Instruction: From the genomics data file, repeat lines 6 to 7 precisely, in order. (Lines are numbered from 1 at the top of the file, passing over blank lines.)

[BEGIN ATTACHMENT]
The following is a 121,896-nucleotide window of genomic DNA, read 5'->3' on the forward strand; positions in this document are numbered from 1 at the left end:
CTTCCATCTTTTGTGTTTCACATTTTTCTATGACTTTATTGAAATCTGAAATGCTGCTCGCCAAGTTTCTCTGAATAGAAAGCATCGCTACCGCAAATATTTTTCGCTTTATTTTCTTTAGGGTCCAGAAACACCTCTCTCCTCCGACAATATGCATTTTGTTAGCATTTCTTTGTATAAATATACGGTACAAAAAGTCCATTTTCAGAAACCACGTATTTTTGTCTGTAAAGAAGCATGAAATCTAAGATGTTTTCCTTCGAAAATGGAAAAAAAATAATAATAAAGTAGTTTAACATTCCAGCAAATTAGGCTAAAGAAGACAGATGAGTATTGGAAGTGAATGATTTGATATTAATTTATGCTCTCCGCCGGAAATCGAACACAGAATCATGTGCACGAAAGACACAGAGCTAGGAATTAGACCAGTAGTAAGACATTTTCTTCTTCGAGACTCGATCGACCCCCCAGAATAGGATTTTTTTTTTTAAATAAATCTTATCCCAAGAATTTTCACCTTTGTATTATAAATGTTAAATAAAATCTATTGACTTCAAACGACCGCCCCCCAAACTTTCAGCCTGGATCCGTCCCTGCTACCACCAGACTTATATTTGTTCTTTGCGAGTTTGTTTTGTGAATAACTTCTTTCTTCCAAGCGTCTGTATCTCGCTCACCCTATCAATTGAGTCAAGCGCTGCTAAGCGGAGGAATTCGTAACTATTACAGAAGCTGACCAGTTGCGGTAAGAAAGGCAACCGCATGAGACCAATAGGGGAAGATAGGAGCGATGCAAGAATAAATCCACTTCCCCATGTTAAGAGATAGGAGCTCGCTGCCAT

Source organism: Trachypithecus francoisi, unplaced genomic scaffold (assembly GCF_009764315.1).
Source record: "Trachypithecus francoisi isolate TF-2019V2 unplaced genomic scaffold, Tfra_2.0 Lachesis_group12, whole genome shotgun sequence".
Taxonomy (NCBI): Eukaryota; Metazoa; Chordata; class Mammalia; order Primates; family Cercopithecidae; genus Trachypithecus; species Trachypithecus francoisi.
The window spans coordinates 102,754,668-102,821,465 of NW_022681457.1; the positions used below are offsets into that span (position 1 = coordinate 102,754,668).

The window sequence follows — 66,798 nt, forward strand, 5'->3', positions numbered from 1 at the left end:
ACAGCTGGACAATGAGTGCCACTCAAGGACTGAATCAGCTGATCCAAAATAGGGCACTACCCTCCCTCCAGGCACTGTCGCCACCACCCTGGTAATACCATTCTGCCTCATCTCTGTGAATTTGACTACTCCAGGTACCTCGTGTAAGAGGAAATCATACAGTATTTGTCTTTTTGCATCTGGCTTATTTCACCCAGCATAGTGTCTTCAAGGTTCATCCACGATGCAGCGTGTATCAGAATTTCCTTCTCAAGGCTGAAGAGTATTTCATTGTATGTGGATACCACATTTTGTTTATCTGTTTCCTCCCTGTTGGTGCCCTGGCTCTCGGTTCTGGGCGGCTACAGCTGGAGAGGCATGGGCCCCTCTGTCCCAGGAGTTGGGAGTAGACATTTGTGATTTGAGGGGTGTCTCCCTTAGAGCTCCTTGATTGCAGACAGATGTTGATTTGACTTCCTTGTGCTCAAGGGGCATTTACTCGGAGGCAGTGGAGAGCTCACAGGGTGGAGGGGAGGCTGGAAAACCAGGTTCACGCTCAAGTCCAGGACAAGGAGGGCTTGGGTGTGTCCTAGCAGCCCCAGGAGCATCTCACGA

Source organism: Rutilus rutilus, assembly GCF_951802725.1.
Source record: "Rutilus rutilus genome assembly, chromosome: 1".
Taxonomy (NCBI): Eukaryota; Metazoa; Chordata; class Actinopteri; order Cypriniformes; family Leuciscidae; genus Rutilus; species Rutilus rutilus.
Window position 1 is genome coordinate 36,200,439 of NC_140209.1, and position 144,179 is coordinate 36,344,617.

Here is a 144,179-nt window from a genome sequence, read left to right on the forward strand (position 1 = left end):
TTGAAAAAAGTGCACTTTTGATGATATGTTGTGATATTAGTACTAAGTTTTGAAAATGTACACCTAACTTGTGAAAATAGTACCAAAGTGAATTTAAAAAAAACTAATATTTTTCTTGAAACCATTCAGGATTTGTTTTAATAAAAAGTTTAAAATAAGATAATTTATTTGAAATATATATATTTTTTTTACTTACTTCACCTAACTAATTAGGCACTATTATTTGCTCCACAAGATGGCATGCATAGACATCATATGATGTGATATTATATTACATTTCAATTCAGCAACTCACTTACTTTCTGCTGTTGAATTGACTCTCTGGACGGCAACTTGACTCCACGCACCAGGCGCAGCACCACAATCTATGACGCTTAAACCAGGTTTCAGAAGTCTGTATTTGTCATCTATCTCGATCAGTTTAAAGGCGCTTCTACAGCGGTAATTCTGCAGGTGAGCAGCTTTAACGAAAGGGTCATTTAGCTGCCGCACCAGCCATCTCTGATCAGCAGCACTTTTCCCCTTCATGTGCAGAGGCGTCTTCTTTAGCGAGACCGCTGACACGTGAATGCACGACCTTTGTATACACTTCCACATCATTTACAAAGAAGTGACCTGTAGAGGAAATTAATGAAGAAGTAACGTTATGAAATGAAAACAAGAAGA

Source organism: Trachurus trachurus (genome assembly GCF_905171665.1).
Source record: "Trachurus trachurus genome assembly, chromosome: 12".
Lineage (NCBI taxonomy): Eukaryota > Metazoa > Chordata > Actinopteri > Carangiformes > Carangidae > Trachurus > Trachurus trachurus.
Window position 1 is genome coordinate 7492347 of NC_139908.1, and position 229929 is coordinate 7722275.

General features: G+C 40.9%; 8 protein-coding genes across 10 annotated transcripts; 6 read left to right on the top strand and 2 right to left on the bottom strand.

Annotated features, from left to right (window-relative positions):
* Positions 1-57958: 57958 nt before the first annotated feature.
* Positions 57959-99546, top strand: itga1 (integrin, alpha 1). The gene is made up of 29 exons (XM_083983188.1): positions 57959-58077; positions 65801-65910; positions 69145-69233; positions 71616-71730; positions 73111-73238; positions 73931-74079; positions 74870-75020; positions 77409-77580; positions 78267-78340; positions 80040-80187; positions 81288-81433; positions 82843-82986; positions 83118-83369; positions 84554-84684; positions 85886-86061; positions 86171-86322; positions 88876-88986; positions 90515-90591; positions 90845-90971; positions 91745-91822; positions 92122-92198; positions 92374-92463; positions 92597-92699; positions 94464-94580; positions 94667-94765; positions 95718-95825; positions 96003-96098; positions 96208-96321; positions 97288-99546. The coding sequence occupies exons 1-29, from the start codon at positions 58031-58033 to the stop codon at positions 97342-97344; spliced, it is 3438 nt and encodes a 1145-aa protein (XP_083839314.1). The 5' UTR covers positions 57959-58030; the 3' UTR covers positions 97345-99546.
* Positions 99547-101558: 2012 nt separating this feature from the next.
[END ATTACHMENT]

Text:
The window spans coordinates 102,754,668-102,821,465 of NW_022681457.1; the positions used below are offsets into that span (position 1 = coordinate 102,754,668).

The window sequence follows — 66,798 nt, forward strand, 5'->3', positions numbered from 1 at the left end: